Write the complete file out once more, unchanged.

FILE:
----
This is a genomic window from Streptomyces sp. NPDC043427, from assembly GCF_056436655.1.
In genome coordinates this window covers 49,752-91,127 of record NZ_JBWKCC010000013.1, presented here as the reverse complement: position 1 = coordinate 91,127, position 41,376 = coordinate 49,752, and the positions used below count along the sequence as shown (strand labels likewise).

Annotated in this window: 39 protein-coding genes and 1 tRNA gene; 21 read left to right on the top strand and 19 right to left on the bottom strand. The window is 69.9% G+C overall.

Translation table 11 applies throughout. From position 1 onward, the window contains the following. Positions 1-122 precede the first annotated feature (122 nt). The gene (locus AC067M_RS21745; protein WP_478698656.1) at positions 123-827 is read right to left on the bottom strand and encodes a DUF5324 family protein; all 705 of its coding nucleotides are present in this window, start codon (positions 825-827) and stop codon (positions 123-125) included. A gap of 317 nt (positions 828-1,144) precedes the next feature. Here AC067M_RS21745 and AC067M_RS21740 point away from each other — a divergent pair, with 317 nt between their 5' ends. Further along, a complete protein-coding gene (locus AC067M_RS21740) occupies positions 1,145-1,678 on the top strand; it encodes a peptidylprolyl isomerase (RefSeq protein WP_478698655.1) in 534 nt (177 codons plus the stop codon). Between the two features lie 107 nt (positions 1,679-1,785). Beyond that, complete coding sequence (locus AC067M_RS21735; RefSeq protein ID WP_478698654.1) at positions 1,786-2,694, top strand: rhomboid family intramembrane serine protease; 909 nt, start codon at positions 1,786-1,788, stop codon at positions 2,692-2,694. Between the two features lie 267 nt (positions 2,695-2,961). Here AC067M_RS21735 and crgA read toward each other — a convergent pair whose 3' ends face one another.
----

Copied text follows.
This is a genomic window from Streptomyces sp. NPDC043427, from assembly GCF_056436655.1.
In genome coordinates this window covers 49,752-91,127 of record NZ_JBWKCC010000013.1, presented here as the reverse complement: position 1 = coordinate 91,127, position 41,376 = coordinate 49,752, and the positions used below count along the sequence as shown (strand labels likewise).

Annotated in this window: 39 protein-coding genes and 1 tRNA gene; 21 read left to right on the top strand and 19 right to left on the bottom strand. The window is 69.9% G+C overall.

Translation table 11 applies throughout. From position 1 onward, the window contains the following. Positions 1-122 precede the first annotated feature (122 nt). The gene (locus AC067M_RS21745; protein WP_478698656.1) at positions 123-827 is read right to left on the bottom strand and encodes a DUF5324 family protein; all 705 of its coding nucleotides are present in this window, start codon (positions 825-827) and stop codon (positions 123-125) included. A gap of 317 nt (positions 828-1,144) precedes the next feature. Here AC067M_RS21745 and AC067M_RS21740 point away from each other — a divergent pair, with 317 nt between their 5' ends. Further along, a complete protein-coding gene (locus AC067M_RS21740) occupies positions 1,145-1,678 on the top strand; it encodes a peptidylprolyl isomerase (RefSeq protein WP_478698655.1) in 534 nt (177 codons plus the stop codon). Between the two features lie 107 nt (positions 1,679-1,785). Beyond that, complete coding sequence (locus AC067M_RS21735; RefSeq protein ID WP_478698654.1) at positions 1,786-2,694, top strand: rhomboid family intramembrane serine protease; 909 nt, start codon at positions 1,786-1,788, stop codon at positions 2,692-2,694. Between the two features lie 267 nt (positions 2,695-2,961). Here AC067M_RS21735 and crgA read toward each other — a convergent pair whose 3' ends face one another.